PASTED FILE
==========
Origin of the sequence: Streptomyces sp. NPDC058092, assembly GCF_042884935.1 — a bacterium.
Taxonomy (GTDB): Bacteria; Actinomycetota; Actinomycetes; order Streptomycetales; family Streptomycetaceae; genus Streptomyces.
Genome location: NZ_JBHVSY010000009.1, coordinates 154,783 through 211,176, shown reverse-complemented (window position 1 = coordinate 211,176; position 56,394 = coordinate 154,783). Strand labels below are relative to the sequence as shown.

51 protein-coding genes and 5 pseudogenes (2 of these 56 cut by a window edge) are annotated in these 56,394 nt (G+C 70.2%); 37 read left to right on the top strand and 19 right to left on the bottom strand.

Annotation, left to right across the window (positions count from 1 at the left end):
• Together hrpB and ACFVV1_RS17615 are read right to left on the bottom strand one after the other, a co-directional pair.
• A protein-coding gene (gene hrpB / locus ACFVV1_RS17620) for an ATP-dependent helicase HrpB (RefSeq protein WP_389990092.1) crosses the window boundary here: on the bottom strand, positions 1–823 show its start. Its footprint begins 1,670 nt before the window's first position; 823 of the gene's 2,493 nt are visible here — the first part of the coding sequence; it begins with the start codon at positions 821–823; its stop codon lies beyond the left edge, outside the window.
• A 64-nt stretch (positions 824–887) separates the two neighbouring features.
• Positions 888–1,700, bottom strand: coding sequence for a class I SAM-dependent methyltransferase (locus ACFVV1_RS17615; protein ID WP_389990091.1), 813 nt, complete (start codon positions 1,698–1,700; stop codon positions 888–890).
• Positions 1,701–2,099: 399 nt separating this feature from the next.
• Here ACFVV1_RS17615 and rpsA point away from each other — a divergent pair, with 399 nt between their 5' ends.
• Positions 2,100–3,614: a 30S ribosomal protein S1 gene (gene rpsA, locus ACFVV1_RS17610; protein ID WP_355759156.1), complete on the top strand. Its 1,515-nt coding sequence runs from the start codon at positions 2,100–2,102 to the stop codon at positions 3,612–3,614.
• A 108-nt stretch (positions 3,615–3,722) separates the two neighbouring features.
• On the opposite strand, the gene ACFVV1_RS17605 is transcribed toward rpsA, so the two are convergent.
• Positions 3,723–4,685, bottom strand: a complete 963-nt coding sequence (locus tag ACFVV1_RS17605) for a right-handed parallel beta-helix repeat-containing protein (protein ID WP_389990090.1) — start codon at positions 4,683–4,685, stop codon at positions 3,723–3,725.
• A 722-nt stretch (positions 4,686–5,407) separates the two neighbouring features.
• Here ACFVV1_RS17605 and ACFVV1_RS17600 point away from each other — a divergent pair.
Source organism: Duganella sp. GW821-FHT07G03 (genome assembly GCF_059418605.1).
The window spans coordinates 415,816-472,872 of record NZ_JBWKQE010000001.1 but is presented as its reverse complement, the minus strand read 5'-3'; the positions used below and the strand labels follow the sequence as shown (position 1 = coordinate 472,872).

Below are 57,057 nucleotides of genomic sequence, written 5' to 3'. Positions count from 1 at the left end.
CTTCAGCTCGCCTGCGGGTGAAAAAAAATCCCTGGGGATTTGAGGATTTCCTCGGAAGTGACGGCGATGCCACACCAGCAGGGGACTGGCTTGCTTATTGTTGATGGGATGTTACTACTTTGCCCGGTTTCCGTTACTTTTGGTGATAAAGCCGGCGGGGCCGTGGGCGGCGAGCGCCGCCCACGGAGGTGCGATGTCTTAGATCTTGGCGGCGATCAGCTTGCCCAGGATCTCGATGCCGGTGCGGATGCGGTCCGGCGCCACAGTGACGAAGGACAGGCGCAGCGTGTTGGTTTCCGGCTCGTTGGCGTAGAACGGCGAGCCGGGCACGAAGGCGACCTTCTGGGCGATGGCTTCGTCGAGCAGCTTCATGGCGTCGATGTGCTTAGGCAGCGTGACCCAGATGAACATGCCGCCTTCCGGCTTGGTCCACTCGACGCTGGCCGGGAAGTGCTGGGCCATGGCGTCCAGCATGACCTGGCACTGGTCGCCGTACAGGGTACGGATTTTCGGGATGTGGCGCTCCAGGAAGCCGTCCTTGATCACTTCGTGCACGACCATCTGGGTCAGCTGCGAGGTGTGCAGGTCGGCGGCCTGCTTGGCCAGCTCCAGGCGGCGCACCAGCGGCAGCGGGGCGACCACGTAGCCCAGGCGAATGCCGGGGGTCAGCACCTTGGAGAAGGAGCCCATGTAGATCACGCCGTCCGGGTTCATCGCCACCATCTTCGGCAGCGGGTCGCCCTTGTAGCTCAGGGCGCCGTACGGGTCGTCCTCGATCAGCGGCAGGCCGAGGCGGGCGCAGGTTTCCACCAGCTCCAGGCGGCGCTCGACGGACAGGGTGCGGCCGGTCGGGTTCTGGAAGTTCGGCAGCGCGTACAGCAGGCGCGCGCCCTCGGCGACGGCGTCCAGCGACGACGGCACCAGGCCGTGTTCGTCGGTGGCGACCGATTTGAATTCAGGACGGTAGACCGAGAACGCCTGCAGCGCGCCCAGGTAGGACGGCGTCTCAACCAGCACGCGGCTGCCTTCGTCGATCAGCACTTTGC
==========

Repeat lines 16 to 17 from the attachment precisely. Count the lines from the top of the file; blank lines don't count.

• A 722-nt stretch (positions 4,686–5,407) separates the two neighbouring features.
• Here ACFVV1_RS17605 and ACFVV1_RS17600 point away from each other — a divergent pair.